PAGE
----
My father lost his dad, somewhere between the time my parents were married and I was born two years later since he was at their wedding. My sister Jan was named for him. By the time, my parents were 37, only my paternal grandmother remained. She passed when I was 13 or 14 which I recall because she was buried in the beautiful brocade dress she had worn for my Bat Mitzvah. It was the only time I remember seeing her bedecked in anything other than a house dress or a black jumper.
Another tragedy that befell my father was the death of his beloved grandmother Goldie who was a tiny woman who he called Little Bubbe and would carry her around. One day, he found her at the bottom of the basement steps in her home where she had fallen. Her neck was broken, and she held a quarter in her hand. He never spoke to me of the impact on his life, but I can only imagine what he was feeling when he discovered her body. How had he integrated it into his consciousness? He kept the quarter and wore it on a chain around his neck to hold her with him. When he died in 2008, my sister asked for the necklace and is now passing it on to her son.
I am wondering about whether becoming a therapist goes deeper than merely being curious about what makes people tick and enjoying being a privileged listener. Could it be that it really is in my blood as a way of dealing with life losses that I find it difficult to accept? As much as I say I am at ease with death and tend to compartmentalize so I can learn to live without loved ones by my side, I sometimes tumble into deep grief from which I occasionally feel I will not emerge without leaving a piece of my heart with those who set the stage for me to become the person that I am.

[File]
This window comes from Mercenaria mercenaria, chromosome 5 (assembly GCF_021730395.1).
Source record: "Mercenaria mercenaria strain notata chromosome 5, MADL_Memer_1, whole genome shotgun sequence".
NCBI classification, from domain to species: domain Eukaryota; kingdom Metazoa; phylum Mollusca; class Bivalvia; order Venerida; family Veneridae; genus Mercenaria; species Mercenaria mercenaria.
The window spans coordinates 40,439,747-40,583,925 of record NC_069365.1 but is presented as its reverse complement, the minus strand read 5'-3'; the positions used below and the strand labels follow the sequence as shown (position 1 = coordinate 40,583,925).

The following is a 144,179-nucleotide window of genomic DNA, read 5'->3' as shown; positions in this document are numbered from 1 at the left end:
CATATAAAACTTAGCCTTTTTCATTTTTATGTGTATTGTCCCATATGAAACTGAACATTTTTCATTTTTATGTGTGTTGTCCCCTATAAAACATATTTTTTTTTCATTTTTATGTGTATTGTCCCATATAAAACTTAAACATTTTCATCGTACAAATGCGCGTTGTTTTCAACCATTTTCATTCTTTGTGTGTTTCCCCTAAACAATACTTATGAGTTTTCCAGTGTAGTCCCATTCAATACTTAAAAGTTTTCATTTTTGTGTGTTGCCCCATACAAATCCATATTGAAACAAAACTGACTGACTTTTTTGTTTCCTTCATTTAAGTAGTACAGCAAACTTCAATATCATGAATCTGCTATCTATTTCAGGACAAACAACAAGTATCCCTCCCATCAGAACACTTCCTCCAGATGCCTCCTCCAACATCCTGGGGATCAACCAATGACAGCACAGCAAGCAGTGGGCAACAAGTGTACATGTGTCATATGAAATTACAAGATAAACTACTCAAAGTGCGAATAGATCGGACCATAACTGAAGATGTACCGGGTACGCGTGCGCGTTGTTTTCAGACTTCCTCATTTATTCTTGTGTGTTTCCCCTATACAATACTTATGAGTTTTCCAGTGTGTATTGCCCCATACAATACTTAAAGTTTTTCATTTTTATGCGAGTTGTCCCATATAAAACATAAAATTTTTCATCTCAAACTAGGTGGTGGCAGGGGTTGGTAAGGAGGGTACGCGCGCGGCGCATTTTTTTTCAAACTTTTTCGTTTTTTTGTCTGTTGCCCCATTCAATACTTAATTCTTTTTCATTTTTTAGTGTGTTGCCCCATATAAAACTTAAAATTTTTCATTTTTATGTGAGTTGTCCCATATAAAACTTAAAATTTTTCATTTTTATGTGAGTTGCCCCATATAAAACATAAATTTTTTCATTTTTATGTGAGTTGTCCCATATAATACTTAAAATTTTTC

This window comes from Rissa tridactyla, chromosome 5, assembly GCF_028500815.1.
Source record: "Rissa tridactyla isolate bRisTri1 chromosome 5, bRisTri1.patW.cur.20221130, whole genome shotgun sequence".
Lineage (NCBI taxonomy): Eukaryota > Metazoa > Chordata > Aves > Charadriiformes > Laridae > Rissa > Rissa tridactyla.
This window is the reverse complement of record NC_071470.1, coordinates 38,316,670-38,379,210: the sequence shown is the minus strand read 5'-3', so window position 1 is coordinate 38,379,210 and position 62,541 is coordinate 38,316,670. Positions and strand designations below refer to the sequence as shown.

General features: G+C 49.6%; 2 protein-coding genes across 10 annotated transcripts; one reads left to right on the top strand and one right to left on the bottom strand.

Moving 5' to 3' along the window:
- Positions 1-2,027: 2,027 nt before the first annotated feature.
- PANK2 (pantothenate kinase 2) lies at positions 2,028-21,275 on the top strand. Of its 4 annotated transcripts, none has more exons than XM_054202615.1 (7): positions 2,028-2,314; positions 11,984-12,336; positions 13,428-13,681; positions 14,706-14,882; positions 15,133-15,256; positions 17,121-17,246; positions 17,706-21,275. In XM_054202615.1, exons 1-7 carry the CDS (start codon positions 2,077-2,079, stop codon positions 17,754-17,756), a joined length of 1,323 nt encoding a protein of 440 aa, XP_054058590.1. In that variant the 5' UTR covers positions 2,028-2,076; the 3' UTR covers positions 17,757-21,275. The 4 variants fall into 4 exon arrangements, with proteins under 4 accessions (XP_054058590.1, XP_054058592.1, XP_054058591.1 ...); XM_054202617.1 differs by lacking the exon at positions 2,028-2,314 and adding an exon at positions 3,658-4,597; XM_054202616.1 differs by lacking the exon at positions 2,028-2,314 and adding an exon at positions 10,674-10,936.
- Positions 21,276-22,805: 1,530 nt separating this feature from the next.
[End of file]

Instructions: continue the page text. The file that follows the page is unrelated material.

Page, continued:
“You are the fairy tale told by your ancestors.”
— The Good Men Project (@GoodMenProject) March 10, 2019
It’s never too early to start talking about Father’s Day on The Good Men Project. We’re looking for sponsors and contributors for our #ModernDayDad campaign. https://t.co/WJvKqq2kTe pic.twitter.com/j66LNCY0VG
— The Good Men Project (@GoodMenProject) March 11, 2019
We celebrate Gay Pride all year long. But this year, we’re doing some special programing for a large-scale campaign #LoveEqually. We’re looking for both sponsors and contributors. Check it out! https://t.co/tkraXFPxLL pic.twitter.com/X2FlBEZb8Y
— The Good Men Project (@GoodMenProject) March 11, 2019
Photo credit: Pixaby